AE: In your research and experience, what challenges might leaders face when transitioning to a more trust-based leadership style? Any advice on how they can overcome these challenges?

Mr. Covey: I’ve learned the biggest barrier to becoming a Trust & Inspire leader tends to be that most people think they already are one! It’s a good problem to have because in general many really are partway there. What I find when I share what a Trust & Inspire leader is, people completely agree with the concept—intellectually. We know Command & Control doesn’t work well, and I don’t know that I have come across anyone who hasn’t experienced a Trust & Inspire leader somewhere in their life. The difference is night and day, the impact is profound, and most intend to lead this way and be this kind of leader for others.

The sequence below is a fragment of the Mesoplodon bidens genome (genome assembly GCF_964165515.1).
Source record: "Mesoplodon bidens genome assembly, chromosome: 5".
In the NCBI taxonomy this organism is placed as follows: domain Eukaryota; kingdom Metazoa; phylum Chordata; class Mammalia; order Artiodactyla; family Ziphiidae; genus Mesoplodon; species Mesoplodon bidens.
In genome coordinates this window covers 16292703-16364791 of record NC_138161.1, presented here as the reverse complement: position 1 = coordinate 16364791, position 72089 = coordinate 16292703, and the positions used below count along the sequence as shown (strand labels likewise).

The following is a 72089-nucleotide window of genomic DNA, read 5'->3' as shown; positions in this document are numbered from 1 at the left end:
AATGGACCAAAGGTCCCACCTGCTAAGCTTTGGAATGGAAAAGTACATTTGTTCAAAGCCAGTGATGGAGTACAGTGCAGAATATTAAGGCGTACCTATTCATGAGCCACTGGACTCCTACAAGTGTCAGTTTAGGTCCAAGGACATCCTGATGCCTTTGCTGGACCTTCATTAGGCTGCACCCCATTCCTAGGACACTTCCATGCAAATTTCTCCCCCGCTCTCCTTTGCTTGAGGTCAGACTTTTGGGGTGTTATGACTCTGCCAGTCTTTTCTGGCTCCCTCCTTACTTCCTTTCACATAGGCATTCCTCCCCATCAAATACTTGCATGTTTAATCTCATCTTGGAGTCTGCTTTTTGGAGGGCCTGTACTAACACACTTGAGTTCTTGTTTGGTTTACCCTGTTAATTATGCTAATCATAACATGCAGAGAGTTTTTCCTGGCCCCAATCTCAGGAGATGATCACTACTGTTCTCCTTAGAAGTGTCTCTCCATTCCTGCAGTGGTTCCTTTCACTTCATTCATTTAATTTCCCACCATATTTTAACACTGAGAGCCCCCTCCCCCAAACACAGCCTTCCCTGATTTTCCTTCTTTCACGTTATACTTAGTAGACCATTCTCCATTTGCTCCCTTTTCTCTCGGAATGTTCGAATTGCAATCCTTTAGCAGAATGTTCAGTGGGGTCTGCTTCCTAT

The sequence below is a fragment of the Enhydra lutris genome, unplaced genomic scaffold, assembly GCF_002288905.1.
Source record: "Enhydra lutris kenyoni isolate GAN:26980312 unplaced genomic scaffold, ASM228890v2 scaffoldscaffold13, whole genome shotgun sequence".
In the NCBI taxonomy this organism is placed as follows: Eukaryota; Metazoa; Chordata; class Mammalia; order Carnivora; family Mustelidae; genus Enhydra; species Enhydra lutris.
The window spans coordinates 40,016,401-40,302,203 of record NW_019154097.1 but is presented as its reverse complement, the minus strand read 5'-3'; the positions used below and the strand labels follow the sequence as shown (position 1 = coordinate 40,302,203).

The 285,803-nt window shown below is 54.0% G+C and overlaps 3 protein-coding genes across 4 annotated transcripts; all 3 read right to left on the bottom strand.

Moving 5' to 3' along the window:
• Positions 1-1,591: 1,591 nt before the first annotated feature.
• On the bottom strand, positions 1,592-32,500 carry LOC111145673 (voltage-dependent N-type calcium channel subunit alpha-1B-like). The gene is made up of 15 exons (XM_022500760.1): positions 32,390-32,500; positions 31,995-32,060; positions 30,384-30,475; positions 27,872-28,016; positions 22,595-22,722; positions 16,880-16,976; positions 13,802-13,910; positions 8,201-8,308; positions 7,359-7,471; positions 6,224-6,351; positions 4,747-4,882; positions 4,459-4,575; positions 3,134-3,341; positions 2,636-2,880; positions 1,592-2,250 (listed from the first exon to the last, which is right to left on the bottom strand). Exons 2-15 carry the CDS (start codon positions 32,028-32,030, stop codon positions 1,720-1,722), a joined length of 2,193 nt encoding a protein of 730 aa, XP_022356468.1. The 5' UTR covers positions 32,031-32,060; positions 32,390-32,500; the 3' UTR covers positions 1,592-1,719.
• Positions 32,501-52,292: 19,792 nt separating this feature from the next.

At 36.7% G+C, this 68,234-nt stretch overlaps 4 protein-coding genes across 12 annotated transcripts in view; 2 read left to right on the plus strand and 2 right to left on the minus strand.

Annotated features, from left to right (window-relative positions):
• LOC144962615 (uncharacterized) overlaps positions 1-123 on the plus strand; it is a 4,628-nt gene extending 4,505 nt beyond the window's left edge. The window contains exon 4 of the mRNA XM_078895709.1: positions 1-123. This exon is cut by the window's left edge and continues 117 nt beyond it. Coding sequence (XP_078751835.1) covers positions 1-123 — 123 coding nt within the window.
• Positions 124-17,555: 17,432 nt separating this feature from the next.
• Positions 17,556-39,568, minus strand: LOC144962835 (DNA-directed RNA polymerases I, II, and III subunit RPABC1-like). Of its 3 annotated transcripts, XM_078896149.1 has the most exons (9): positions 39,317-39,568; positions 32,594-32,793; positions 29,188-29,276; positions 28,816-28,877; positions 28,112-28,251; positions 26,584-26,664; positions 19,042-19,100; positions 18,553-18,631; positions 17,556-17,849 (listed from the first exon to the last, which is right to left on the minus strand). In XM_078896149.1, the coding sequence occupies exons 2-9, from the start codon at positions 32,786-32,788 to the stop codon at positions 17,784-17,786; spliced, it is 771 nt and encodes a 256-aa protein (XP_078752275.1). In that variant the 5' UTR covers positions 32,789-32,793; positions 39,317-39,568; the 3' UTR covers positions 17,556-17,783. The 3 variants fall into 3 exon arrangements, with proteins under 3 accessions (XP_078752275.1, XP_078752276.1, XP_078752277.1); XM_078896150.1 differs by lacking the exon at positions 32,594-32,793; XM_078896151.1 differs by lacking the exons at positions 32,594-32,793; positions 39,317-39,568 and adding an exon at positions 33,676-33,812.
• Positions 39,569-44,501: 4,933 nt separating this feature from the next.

What happens is that “style” often gets in the way of intent. We’re all deeply scripted, and when the pressure is on, we tend to go for efficiency and revert to what we know. This theme comes up constantly. The good news is that we can learn and choose to match our style to our intent.

People really want to operate this way, but have genuine concerns. They may feel like “this clearly is better, but it just won’t work here,” or “this is who I am, it’s who I’ve always been.” Some may sincerely fear “what if I lose control?” or “I don’t know how to let go.” These are all valid concerns, and I offer a mindset and solution to each of them.